‘The only game that matters is the next one, and it is the biggest of your career.” When we strap up on Saturday we recognize we’re playing for more than just a win or loss. As athletes, we are expected to prepare for every team as though they are equal, and while the preparation for Penn, Princeton, Dartmouth, Harvard, etc. may remain the same, we would be lying if we did not recognize the magnitude of The Game.

The Yale-Harvard rivalry is one of the most storied traditions in all of college football, but the rivalry extends further than the athletic field. Harvard and Yale compete in everything from prospective students to endowments. As football players, we have the honor of competing in one of the purest forms of direct competition on Saturday, the same form of competition that men have been competing in for more than 120 years. We compete not only for our record but for the honor of the school and those same men who came before us. Generations of Yale football players have experienced this same day in November and failing to recognize what came before us would not be doing justice to this tradition. While the tradition that accompanies the Yale–Harvard game is extensive and noteworthy, this year’s game holds a significant personal value for us seniors.

Saturday marks the culmination of our football careers. For well more than half of our lives we devoted our bodies and minds to the sport that has helped shape us into the men we are today. More than 30 days of preparation goes into one football game. These 30 days are filled with meetings, off-season lifts, and early morning practices. It would be dishonest to say that we enjoyed every minute of the training. However, our coaches constantly instilled in us an attitude of “you get what you earn.” It is this attitude to persevere that has not only helped us succeed on the athletic field but will continue to push us to succeed in all aspects of life.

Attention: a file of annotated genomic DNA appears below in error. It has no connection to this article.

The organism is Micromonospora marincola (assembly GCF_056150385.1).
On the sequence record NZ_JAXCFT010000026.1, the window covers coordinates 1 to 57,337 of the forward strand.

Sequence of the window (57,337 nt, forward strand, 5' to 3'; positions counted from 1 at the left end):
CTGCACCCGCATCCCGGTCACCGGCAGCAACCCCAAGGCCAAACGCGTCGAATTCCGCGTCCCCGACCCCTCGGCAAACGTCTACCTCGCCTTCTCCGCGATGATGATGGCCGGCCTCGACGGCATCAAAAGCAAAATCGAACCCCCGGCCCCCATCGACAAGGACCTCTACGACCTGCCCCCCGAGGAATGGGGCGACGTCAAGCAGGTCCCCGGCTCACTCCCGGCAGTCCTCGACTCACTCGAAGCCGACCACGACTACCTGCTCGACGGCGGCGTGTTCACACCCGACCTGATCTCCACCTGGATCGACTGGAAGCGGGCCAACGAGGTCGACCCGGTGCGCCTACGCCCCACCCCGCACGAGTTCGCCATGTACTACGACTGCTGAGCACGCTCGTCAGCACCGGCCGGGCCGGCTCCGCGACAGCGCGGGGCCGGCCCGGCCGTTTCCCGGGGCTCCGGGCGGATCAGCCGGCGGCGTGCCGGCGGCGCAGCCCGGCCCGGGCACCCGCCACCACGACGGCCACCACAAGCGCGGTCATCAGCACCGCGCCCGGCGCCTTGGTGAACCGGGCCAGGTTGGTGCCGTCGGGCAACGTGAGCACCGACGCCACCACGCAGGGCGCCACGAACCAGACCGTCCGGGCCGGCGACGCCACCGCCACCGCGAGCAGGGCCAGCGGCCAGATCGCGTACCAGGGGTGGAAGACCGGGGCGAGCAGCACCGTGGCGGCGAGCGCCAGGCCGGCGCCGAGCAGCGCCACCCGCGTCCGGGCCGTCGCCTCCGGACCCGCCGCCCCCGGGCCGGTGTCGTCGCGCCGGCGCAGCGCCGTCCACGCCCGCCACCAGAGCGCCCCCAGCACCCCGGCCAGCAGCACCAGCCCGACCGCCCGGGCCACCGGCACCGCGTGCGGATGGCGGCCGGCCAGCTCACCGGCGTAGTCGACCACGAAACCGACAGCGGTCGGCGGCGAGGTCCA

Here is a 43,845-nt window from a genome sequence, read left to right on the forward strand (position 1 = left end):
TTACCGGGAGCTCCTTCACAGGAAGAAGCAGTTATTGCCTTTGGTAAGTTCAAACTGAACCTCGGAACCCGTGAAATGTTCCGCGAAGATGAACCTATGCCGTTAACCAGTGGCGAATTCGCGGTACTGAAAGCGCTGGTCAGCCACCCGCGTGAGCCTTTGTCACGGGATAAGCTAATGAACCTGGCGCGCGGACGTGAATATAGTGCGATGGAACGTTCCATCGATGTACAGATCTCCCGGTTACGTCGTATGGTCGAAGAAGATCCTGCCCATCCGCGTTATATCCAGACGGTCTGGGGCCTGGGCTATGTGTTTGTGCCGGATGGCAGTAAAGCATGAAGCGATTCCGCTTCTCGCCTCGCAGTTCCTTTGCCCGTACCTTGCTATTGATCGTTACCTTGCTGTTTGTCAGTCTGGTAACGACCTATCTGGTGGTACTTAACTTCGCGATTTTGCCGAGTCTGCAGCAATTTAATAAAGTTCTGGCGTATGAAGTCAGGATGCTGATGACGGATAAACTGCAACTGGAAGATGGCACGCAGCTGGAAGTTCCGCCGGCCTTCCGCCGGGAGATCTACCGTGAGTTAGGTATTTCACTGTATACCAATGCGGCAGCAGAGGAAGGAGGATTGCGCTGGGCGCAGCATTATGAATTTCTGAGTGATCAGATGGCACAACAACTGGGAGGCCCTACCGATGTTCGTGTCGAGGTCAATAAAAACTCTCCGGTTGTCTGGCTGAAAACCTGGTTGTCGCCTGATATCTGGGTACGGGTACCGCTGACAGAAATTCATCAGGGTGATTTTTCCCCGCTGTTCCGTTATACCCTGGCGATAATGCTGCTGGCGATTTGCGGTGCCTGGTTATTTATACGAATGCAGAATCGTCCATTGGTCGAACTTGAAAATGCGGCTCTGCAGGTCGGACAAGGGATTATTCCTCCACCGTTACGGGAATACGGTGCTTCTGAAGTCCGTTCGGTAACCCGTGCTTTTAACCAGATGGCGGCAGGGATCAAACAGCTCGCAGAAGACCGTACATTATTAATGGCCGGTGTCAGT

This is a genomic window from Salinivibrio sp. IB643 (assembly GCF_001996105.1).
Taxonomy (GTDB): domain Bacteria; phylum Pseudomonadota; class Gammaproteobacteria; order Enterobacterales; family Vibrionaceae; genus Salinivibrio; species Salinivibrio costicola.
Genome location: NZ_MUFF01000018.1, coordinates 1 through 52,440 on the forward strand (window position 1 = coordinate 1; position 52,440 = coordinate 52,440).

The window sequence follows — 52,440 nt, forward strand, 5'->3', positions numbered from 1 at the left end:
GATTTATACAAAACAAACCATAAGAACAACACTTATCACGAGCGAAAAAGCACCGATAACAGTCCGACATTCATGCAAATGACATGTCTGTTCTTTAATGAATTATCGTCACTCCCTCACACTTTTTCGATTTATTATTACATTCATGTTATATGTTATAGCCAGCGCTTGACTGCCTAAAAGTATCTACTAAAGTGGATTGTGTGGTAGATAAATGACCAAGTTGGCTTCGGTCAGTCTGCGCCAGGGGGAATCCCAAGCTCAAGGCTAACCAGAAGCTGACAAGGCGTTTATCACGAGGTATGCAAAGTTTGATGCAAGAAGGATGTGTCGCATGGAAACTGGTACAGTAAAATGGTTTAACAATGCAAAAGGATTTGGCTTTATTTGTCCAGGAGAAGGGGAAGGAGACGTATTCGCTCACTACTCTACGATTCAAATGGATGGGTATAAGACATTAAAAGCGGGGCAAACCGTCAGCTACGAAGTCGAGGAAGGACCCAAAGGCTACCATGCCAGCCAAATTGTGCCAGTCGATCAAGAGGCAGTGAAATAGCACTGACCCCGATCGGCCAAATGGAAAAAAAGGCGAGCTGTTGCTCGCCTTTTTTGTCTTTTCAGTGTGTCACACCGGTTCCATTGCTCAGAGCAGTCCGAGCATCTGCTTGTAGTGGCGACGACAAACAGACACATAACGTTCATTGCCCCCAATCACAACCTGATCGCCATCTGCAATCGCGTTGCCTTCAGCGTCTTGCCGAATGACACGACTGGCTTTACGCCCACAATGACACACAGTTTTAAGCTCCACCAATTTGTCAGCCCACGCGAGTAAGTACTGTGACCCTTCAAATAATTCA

Football also provides a unique opportunity to push oneself individually while continually working towards a common team goal. Having spent much of the past four years training and hanging with our teammates, Saturday marks the last time we will suit up next to these great men. Building the camaraderie in the locker room and on the field is what makes playing on an athletic team so rewarding. The bond created during early morning off-season work outs and during game days is inexplicable. While Saturday will be the last time many of us get to experience organized athletics and the joys of playing with 100 of your best friends, winning is certainly at the forefront of everyone’s mind.

As a senior, we have fallen short in our previous three opportunities to defend the honor of our school and program. This is the last year as a senior class that we will have the chance to declare victory over our Cambridge rivals. We do not know what it feels like to walk off the field at the end of a season with the sweet taste of victory. As football players, we instinctively revert back to our performance each Saturday as a way to measure ourselves as men and athletes. This Saturday will forever remain as the last opportunity we have to live up to our own expectations.

A win on Saturday would erase any reservations about past individual performances or previous losses. It would allow our senior class to remember our senior campaign as the time we beat Harvard. It would certainly be the icing on top of a cake that includes tough lessons, irreplaceable memories and life-long friendships.

As we reflect on the previous four years, it is hard not to smile. The laughs we shared and pain we endured have defined our time here at Yale. Speaking for our senior class, I can say it has been an honor and a privilege to put on the Yale blue and white. We hope we have represented the school with honor and dignity in the way Yale men before us have done. The walk off the field on Saturday will be filled with many emotions, but I hope the joy of winning overrides them all.

Adam Money is a senior in Jonathan Edwards College and Chris Stanley is a senior in Berkeley College.